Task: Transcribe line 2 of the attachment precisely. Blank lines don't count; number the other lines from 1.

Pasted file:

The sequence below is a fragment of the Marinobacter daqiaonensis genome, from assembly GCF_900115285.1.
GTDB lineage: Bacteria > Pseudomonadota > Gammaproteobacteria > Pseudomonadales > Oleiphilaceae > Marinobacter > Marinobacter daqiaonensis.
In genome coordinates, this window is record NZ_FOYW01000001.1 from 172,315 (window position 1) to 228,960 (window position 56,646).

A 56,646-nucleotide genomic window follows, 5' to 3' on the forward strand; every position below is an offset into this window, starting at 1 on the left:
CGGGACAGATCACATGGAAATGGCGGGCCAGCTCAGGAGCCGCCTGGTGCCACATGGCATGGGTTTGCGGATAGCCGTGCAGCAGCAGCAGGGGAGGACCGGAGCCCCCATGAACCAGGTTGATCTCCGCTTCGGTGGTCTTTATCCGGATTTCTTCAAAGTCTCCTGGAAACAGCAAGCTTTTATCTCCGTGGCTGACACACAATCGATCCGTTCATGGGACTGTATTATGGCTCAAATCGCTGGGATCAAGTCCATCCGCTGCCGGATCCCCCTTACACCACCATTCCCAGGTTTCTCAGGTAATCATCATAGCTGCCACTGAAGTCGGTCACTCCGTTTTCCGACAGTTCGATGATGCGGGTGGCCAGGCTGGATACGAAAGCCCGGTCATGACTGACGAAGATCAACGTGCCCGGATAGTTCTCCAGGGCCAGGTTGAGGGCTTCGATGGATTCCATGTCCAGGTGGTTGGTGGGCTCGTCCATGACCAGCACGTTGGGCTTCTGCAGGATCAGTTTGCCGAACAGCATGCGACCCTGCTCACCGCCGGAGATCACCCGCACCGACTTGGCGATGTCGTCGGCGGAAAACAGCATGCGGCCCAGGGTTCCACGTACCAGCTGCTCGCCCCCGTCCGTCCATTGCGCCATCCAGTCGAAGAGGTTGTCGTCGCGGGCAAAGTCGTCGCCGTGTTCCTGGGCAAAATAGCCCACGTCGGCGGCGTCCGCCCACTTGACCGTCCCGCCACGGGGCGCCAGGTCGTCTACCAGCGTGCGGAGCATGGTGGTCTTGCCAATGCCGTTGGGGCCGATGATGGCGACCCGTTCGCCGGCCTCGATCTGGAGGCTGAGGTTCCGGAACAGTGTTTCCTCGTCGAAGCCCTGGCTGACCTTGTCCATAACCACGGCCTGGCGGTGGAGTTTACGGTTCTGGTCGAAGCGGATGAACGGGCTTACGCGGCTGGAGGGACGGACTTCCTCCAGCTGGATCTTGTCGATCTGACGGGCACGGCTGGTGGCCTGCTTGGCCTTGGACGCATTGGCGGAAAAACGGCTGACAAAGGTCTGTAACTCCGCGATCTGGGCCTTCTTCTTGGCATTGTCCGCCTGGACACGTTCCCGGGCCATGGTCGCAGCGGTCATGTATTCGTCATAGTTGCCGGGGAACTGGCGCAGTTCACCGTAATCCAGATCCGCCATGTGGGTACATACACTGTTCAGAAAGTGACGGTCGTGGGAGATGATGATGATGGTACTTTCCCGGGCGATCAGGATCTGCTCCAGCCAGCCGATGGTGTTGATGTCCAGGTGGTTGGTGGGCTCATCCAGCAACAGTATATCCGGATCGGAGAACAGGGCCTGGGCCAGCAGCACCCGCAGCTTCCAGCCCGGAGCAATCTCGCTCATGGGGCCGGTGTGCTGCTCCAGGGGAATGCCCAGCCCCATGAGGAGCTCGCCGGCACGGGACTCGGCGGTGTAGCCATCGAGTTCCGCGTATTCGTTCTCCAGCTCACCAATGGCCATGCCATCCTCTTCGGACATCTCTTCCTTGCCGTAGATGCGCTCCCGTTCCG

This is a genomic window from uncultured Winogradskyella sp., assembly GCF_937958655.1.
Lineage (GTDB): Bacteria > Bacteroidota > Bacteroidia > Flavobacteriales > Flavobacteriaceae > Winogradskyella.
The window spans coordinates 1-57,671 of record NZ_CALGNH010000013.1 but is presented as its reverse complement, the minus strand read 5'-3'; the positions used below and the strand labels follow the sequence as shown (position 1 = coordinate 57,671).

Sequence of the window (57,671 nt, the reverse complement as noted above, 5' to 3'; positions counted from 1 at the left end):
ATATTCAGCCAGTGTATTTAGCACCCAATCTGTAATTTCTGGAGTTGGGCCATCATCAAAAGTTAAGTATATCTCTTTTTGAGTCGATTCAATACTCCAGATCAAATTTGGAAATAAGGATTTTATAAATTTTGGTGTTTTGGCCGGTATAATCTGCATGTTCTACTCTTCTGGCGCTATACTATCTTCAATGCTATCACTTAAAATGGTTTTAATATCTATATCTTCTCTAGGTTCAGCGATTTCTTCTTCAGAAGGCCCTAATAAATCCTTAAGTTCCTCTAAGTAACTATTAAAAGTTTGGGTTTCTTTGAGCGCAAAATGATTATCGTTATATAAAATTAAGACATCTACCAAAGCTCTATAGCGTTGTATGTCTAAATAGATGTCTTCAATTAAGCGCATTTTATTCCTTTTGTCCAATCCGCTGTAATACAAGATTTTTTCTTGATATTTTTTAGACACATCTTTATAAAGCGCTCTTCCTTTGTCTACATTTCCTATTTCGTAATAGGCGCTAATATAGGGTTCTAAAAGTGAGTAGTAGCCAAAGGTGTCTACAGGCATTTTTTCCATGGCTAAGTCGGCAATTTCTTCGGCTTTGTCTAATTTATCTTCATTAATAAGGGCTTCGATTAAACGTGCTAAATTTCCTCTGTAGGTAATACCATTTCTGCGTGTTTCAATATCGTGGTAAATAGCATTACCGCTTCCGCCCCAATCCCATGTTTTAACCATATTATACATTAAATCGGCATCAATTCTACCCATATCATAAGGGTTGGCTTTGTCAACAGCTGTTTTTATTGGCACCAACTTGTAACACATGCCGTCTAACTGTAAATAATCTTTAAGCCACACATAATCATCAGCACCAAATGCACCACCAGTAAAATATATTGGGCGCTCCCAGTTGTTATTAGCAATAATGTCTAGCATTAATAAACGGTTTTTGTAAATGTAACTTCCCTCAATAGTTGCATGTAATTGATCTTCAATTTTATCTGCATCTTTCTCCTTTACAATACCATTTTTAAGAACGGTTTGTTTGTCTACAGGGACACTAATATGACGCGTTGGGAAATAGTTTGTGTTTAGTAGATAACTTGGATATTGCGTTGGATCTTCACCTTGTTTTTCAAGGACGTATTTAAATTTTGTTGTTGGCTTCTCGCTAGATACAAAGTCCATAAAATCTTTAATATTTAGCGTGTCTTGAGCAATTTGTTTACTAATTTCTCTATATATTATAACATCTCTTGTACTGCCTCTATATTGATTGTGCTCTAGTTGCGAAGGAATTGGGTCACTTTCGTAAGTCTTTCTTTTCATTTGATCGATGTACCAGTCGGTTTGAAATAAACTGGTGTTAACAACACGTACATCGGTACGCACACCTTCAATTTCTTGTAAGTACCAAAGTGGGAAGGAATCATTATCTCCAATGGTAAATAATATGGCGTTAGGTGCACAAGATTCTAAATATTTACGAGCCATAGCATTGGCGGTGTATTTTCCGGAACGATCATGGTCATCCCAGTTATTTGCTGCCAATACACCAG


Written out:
GTDB lineage: Bacteria > Pseudomonadota > Gammaproteobacteria > Pseudomonadales > Oleiphilaceae > Marinobacter > Marinobacter daqiaonensis.